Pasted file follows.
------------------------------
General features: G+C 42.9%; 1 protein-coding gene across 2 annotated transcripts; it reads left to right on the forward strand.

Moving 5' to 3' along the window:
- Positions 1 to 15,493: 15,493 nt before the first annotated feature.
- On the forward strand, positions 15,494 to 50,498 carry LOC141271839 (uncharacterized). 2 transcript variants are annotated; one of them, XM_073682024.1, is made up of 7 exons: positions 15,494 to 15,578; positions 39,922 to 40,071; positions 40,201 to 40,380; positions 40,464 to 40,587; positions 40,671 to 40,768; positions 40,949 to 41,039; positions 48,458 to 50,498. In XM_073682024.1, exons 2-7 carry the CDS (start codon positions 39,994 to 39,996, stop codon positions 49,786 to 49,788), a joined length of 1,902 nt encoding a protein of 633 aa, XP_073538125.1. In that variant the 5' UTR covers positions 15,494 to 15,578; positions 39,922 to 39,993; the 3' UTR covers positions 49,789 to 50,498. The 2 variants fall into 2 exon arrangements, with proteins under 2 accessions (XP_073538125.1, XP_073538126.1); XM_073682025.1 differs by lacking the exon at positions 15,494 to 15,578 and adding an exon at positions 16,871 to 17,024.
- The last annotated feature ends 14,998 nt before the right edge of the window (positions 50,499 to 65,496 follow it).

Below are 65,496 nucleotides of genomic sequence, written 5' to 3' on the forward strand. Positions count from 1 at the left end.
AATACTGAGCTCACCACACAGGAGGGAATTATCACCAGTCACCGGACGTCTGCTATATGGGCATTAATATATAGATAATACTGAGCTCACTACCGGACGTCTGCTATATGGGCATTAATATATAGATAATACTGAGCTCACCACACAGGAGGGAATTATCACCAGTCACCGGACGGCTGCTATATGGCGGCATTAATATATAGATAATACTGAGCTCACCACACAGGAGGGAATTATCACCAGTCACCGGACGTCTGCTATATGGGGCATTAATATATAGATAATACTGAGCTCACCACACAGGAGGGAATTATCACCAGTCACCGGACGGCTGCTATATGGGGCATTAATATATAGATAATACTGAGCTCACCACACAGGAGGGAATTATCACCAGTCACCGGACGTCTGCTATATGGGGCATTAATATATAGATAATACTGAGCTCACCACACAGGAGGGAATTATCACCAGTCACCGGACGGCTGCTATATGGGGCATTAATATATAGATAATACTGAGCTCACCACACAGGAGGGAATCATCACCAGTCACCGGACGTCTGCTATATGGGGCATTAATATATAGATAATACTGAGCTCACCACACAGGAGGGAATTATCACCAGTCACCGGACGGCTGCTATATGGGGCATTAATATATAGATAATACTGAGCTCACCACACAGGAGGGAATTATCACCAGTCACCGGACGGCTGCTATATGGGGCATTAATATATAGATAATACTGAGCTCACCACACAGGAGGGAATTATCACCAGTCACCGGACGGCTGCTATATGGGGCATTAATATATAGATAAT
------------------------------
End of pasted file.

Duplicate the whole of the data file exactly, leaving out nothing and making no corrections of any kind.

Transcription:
General features: G+C 42.9%; 1 protein-coding gene across 2 annotated transcripts; it reads left to right on the forward strand.

Moving 5' to 3' along the window:
- Positions 1 to 15,493: 15,493 nt before the first annotated feature.
- On the forward strand, positions 15,494 to 50,498 carry LOC141271839 (uncharacterized). 2 transcript variants are annotated; one of them, XM_073682024.1, is made up of 7 exons: positions 15,494 to 15,578; positions 39,922 to 40,071; positions 40,201 to 40,380; positions 40,464 to 40,587; positions 40,671 to 40,768; positions 40,949 to 41,039; positions 48,458 to 50,498. In XM_073682024.1, exons 2-7 carry the CDS (start codon positions 39,994 to 39,996, stop codon positions 49,786 to 49,788), a joined length of 1,902 nt encoding a protein of 633 aa, XP_073538125.1. In that variant the 5' UTR covers positions 15,494 to 15,578; positions 39,922 to 39,993; the 3' UTR covers positions 49,789 to 50,498. The 2 variants fall into 2 exon arrangements, with proteins under 2 accessions (XP_073538125.1, XP_073538126.1); XM_073682025.1 differs by lacking the exon at positions 15,494 to 15,578 and adding an exon at positions 16,871 to 17,024.
- The last annotated feature ends 14,998 nt before the right edge of the window (positions 50,499 to 65,496 follow it).

Below are 65,496 nucleotides of genomic sequence, written 5' to 3' on the forward strand. Positions count from 1 at the left end.
AATACTGAGCTCACCACACAGGAGGGAATTATCACCAGTCACCGGACGTCTGCTATATGGGCATTAATATATAGATAATACTGAGCTCACTACCGGACGTCTGCTATATGGGCATTAATATATAGATAATACTGAGCTCACCACACAGGAGGGAATTATCACCAGTCACCGGACGGCTGCTATATGGCGGCATTAATATATAGATAATACTGAGCTCACCACACAGGAGGGAATTATCACCAGTCACCGGACGTCTGCTATATGGGGCATTAATATATAGATAATACTGAGCTCACCACACAGGAGGGAATTATCACCAGTCACCGGACGGCTGCTATATGGGGCATTAATATATAGATAATACTGAGCTCACCACACAGGAGGGAATTATCACCAGTCACCGGACGTCTGCTATATGGGGCATTAATATATAGATAATACTGAGCTCACCACACAGGAGGGAATTATCACCAGTCACCGGACGGCTGCTATATGGGGCATTAATATATAGATAATACTGAGCTCACCACACAGGAGGGAATCATCACCAGTCACCGGACGTCTGCTATATGGGGCATTAATATATAGATAATACTGAGCTCACCACACAGGAGGGAATTATCACCAGTCACCGGACGGCTGCTATATGGGGCATTAATATATAGATAATACTGAGCTCACCACACAGGAGGGAATTATCACCAGTCACCGGACGGCTGCTATATGGGGCATTAATATATAGATAATACTGAGCTCACCACACAGGAGGGAATTATCACCAGTCACCGGACGGCTGCTATATGGGGCATTAATATATAGATAAT